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1.

Indias digital transformation


The country can only derive the digital dividend of faster
growth, more jobs and better services by expanding affordable
Internet access to all.
The World Banks recently released World Development Report
(WDR) Digital Dividends provides some answers. The WDR
finds that digital technologies have spread rapidly throughout
much of the world, but their digital dividends the broader
development benefits from using these technologies have
lagged behind.
The contrast with China
At the end of 2014, India had 227 million Internet users,
compared to 665 million in China. Fewer than two out of every
five Indian businesses had an online presence compared to almost
two-thirds of firms in China.
The cost of a 1 Mbit/s residential broadband service in India is 610 times higher than in China. And by most accounts, the digital
divide across age, gender, geography and income within India is
significantly higher than in China. Thanks to its successful digital
ID programme, Aadhaar, India scores higher than China in digital
adoption by governments, but the need now is to use the platform
that Aadhaar provides more widely and effectively.
KEY REASONS
The slow pace of improvement of the quality of basic
infrastructure expressways, logistics, storage, postal delivery
system and reliable supply of electricity have also hampered the
growth of e-commerce in India. And the excessively cautious
approach of Indian regulators towards disruptive technological
innovations such as mobile money or ride-sharing services has

made it difficult for digital start-ups to enter new markets and


achieve scale.
Making the Internet accessible, open and safe for all Indians is an
urgent priority. The cost of mobile phone access is already low by
international standards. And with a supportive policy
environment involving smart spectrum management, publicprivate partnerships, and intelligent regulations of Internet
markets, the same can be achieved for Internet access. Zero-rated
services for mobile data access have become controversial, though
they could be an intermediate step to fully open and affordable
Internet access for the poorest, provided that the choice of
selecting services is transparent and inclusive.
QUESTIONS
1. How can we improvise the digital transformation in India?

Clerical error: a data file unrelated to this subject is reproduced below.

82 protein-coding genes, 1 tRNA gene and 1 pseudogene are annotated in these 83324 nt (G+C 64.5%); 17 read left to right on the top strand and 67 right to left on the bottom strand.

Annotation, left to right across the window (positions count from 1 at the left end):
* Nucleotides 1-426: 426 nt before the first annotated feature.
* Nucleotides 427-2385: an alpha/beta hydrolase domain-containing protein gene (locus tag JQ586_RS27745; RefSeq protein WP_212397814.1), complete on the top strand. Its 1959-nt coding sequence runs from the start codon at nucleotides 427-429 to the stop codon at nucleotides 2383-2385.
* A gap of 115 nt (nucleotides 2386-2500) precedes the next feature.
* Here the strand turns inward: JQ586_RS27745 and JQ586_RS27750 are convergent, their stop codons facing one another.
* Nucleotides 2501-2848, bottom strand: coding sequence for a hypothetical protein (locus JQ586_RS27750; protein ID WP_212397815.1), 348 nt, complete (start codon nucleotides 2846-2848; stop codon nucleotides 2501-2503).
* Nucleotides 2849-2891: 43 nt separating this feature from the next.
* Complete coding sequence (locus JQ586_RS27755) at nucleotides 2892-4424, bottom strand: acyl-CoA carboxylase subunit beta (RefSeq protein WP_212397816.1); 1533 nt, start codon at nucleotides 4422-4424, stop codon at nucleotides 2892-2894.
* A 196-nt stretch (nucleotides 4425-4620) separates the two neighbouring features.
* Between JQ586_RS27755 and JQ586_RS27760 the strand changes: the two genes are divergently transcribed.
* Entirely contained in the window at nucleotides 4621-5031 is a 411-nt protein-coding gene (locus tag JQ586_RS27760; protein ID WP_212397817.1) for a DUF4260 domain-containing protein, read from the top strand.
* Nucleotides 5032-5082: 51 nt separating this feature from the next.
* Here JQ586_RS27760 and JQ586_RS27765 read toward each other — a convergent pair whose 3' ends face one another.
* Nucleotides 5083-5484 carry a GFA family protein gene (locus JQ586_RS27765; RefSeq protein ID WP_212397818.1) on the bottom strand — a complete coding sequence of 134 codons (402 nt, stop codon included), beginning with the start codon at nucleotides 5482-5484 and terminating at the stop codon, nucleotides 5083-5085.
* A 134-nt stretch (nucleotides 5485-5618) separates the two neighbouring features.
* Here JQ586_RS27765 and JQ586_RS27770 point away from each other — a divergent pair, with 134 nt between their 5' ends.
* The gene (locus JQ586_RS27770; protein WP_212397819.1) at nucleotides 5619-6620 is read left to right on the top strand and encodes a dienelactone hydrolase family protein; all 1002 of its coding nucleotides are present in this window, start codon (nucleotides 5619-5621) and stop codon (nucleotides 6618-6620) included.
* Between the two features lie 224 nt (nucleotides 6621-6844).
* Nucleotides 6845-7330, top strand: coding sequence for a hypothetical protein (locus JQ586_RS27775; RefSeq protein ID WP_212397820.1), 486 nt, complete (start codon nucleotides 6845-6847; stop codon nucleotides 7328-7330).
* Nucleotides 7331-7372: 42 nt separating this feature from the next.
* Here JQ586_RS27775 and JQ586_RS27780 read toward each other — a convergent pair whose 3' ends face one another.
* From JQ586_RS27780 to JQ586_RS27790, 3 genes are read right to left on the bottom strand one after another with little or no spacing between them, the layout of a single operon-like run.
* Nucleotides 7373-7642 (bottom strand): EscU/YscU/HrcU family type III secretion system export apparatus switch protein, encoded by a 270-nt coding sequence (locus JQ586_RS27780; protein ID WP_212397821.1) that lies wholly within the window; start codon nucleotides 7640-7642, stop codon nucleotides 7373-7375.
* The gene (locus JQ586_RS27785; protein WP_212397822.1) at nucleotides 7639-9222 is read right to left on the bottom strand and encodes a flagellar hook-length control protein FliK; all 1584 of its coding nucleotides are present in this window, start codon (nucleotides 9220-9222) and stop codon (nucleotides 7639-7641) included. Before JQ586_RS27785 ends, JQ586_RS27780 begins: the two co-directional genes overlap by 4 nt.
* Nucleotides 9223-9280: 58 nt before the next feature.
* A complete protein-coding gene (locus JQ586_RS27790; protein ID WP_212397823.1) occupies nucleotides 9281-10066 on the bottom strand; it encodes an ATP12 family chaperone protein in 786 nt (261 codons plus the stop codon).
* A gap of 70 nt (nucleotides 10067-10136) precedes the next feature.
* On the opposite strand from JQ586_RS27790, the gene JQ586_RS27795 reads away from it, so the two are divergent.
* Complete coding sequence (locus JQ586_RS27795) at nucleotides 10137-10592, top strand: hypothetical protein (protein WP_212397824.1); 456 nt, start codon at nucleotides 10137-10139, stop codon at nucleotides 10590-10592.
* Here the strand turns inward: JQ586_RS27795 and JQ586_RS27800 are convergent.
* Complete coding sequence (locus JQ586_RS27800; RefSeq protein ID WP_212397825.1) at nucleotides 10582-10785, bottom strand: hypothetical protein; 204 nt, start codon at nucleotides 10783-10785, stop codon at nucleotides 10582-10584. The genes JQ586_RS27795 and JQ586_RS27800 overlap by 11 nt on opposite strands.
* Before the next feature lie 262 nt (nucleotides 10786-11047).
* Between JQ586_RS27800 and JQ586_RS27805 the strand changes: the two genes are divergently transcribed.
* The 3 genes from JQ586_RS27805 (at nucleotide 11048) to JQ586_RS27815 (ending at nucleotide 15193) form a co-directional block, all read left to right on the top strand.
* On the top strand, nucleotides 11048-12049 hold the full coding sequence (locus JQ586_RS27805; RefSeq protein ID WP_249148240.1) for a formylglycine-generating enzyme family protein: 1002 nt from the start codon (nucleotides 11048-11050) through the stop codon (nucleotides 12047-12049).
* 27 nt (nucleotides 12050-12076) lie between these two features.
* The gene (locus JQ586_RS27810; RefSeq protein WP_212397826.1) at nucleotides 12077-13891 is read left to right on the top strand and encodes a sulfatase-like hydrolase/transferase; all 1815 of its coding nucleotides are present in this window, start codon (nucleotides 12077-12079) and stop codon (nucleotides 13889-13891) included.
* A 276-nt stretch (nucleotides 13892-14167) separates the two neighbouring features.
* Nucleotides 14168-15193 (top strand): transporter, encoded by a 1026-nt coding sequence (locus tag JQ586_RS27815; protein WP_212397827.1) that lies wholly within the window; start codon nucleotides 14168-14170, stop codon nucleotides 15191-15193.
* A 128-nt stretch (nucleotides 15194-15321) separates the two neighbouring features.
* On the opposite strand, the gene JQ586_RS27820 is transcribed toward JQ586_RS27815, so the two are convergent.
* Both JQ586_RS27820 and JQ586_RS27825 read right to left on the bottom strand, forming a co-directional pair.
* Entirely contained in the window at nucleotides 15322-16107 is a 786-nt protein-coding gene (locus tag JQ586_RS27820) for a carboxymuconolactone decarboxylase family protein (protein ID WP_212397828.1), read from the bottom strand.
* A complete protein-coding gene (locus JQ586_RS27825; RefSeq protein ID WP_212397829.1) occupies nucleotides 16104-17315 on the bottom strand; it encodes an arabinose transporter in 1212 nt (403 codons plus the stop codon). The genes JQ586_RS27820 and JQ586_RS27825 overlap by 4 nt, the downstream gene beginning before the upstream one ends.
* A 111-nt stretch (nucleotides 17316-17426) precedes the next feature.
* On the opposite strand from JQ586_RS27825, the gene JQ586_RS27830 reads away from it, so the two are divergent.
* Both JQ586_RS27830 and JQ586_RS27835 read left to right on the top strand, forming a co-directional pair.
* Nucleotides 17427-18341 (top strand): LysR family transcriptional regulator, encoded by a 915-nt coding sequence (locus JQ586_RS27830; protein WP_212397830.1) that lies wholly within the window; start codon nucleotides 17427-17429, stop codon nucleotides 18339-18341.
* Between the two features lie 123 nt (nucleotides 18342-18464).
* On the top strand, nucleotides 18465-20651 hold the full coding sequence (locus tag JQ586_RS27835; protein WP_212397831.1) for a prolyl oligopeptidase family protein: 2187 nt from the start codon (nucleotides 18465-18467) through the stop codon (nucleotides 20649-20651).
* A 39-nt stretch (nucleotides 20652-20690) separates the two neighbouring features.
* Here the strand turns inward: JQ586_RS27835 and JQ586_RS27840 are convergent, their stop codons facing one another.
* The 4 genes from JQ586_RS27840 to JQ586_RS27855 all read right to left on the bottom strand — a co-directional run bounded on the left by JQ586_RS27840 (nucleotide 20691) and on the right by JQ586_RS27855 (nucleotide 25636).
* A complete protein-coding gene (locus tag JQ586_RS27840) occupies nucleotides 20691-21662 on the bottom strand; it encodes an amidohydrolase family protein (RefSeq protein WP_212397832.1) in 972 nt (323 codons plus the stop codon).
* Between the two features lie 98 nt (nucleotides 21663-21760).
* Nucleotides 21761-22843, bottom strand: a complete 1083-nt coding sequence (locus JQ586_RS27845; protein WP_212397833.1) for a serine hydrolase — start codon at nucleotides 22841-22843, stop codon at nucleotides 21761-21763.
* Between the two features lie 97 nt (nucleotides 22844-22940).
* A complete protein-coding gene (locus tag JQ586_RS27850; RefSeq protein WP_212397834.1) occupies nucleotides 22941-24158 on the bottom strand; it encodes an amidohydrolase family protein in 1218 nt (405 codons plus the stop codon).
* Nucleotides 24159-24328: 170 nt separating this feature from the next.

2. What learnings can be taken from China which has undergone
massive digital transformation?
3. What are the governmental contributions to be taken to
increase the digital revolution in India?

2. Investors lose Rs. 3 lakh cr after stock market rout


In a bloody carnage on Dalal Street, market benchmark Sensex
plunged by 807.07 points on Thursday, its biggest fall in six
months, to settle below 23,000-level after 21 months as fears of a
global slowdown and disappointing quarterly numbers combined
to batter investor sentiment.

Adani Ports, BHEL, Tata Motors, ONGC, Mahindra & Mahindra


and Tata Steel were the top losers.
Cipla and Dr Reddys Lab, however, ended with mild gains.
Among BSE sectoral indices, realty suffered the most at 5.94 per
cent followed by power (4.81 per cent), PSU (3.90 per cent), oils &
gas (3.82 per cent), metal (3.81 per cent), banking (3.81 per cent),
capital goods (3.57 per cent) and auto (3.53 per cent).

QUESTIONS
1.Who were the top losers in the stock market fall?

3. Why 7.6% growth is hard to square

Questionable changes in methodology and databases


have enlarged the size of the private corporate sector
and contracted the size of the household sector in the
new GDP calculations, rendering the growth projection
unreliable.
Why have the GDP estimates become unreliable after the
revision? To be sure, early on, Indian national income estimates
were not without blemishes. But the revision seems to have
worsened the situation with widely questioned figures. Though
the absolute GDP size for 2011-12 in the new series is marginally
smaller (than that in the old series), its institutional composition
has changed significantly. The private corporate sectors (PCS)
share in the GDP has expanded to 34 per cent now (23 per cent in

the older series); and household (unorganised or informal)


sectors share in the GDP has shrunk to 45 per cent in the new
series (from 56 per cent earlier). How could this happen? It is the
result of changes in methodologies and the databases used.
QUESTIONS
1. What is the GDP forecast for this year?
2. How is the GDP varying as compared to China?
3. What is the current situation of Manufacturing Sector?
4. Why have the GDP estimates become unreliable after the
revision?

Banks balance sheet clean-up imperative for growth, says


Raghuram Rajan
The ongoing clean-up of bank balance sheets will help spur
economic growth and improve the lenders profitability, Reserve
Bank of India (RBI) Governor Raghuram Rajan said on Thursday.
The RBI had conducted an asset quality review (AQR) of banks
and identified specific accounts, which banks have to identify as
non-performing in two quarters, October-December and JanuaryMarch. As a result, bad loans have hit banks profitability in the
third quarter with most of them posting heavy losses.
On the current decline in share prices of banks, Mr. Rajan said:
Part of the reason is that some bank results, mainly public sector
banks, have not been, to put it mildly, pretty. Clearly, an
important factor has been the Asset Quality Review conducted by
RBI and its aftermath.

There are two polar approaches to loan stress. One is to apply


band aids to keep the loan current and hope that time and growth
will set the project back on track, he said. An alternative approach
is to try to put the stressed project back on track rather than
simply applying band aids. This may require deep surgery.